Drew Chapman is the American crime author of The King of Fear and The Ascendant. He has also been a screenwriter for Disney, Fox, Universal, Warner Brothers and Sony and has co-executive produced the second season of the spy show Legends.
Drew Chapman says you need to create a hero that people can relate to. “I want to see a hero who’s sort of like me, who is just an everyday guy who might have a particular specialty in life who applies that specialty to the world.”
He believes that a strong story always centres on a character. “All of my books, all my television writing, whatever I do, it’s always about a character, it’s always about a person. I always shape the story around that one person.”
GETTING TO KNOW YOUR HERO
Drew’s books centre around a main character named Garrett Riley, a young bond trader in New York City. “It takes me weeks, sometimes years, while I’m working on other things to think of that character that I want to write. Like, in this case Garrett Riley. So, I have this guy and I’m like, ‘Oh, I want to write about him.’
“Then I think about who he is, and I sit down at my computer and this I guess is my Isabel Allende moment, right? I sit down and free associate about him and what his problem is and who he is and what his situation is – his parents and his past and his issues and his flaws and who he loves.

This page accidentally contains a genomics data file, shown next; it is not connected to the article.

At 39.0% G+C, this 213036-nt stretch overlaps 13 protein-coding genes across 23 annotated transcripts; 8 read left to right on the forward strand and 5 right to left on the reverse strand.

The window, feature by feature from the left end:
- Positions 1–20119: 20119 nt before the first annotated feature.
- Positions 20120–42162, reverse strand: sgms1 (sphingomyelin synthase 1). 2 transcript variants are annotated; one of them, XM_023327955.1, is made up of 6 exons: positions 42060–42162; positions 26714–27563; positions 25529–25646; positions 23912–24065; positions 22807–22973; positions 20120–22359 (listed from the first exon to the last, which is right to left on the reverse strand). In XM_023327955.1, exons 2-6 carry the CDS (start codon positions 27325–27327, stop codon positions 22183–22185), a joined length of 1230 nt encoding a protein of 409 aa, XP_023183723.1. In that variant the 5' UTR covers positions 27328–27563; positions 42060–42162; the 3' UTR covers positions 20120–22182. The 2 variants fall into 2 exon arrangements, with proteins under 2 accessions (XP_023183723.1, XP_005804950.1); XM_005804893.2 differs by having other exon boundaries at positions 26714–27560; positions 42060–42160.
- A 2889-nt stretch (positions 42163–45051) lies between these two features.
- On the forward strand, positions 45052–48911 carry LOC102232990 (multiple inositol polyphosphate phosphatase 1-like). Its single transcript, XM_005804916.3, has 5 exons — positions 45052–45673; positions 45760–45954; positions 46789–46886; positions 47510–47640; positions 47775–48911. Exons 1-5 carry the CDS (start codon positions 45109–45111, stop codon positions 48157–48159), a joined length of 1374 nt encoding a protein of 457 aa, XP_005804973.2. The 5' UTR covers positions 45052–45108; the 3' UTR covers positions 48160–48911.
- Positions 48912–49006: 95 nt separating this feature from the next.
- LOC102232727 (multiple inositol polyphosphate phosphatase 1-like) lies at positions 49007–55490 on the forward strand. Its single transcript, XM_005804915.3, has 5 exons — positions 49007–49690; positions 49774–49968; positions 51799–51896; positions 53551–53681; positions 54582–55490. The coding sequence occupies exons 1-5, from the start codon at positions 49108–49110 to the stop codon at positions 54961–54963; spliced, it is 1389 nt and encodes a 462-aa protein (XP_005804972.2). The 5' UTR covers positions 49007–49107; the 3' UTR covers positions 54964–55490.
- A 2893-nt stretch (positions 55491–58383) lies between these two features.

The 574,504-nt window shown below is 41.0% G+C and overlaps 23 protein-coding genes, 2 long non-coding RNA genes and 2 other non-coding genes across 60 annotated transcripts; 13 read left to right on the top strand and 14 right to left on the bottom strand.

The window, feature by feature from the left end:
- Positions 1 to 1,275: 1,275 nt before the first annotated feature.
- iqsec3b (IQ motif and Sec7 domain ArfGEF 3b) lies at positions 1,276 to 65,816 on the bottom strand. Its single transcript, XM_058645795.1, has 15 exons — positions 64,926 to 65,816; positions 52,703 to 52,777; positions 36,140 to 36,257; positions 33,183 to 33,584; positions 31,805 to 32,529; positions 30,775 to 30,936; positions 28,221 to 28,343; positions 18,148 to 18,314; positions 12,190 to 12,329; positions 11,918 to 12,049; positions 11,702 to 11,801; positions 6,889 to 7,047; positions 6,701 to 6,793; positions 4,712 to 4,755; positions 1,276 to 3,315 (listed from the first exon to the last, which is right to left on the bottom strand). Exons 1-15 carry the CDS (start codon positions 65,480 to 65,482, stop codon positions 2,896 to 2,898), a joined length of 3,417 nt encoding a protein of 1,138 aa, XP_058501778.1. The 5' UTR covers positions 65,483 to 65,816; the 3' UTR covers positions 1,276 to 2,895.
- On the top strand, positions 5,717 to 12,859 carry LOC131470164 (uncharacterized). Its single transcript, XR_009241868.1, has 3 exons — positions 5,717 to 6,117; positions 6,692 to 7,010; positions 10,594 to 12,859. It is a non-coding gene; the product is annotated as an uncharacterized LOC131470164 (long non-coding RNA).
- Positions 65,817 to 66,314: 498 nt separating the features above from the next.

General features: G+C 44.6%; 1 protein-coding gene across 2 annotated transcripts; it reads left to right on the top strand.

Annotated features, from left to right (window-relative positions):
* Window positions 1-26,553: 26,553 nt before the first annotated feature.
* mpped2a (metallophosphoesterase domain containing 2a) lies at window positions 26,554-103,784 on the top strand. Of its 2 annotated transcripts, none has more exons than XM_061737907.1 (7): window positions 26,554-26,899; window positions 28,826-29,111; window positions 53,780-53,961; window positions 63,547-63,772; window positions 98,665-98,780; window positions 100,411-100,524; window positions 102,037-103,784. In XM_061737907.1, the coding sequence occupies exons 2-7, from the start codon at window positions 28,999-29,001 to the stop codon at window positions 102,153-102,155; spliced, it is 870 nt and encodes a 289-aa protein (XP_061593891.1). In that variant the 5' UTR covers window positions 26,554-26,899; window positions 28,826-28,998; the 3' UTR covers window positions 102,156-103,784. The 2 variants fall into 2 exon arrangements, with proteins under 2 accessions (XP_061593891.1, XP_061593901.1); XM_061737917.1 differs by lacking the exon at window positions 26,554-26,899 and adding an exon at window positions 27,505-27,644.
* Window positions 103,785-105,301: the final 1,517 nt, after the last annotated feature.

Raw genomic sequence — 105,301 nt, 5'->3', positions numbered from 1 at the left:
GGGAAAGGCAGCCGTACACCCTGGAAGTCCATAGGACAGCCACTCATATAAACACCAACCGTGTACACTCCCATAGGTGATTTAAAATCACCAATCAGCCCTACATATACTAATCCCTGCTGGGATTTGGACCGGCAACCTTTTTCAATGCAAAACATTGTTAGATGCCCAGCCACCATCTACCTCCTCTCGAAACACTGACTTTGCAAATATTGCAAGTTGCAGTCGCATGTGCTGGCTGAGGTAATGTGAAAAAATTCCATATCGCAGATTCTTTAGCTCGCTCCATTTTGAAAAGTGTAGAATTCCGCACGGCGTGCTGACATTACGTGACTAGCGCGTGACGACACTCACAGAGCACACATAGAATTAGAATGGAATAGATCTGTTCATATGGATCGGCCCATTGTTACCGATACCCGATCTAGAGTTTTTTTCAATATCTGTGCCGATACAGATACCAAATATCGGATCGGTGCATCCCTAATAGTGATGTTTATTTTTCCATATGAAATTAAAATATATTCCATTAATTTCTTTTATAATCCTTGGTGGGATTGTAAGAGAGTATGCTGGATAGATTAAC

“And I just write that for as long as it takes. Sometimes it’s, like, an afternoon. Sometimes it’s, like, weeks. I just sit and I keep writing and the document can be 50 pages long, and it’s all just nonsense, but it gets it onto the page for me and I refine and I get closer and closer.”
THINKING IN THIRDS
“Once I’ve finished that up, I start laying out the story. And I work in big chunks. Because I’m trained as a screenwriter, I think in thirds,
I think in first act, second act, third act. So I think, ‘OK, in this first act this is what’s going to happen at the end of the first act. This is that big change, this is the big sort of reversal. Here’s my middle, and that’s going to be the middle of the book. Then at the end of that here’s my next big switch-a-roo. And then this is the goal I’m writing towards, here’s my finale. And here’s how it’s going to end. And even before I’ve figured out any of those in between stages, I need to know what the final scene is.
“I always say that this is not Tolstoy, this is a book you pick up at the airport in Los Angeles and you read as you’re flying to New York.
I love those books. I think those books are great and fun, but these always have these protagonist who are so macho and male, and like they could kill you with their little pinky, I just I don’t know that person. I’ve never met that person.”
DREW'S TIP: IN THE MIDST OF THE ACTION, IT'S ABOUT REVEALING YOUR MAIN CHARACTER
“I like to think that even though I write stuff that has a lot of sort of action and thriller-y, mystery stuff in it, it’s just a character study. It’s just about people. And, so what are the scenes that are interesting and fun that really reveal who this guy is and all of the people around him?”
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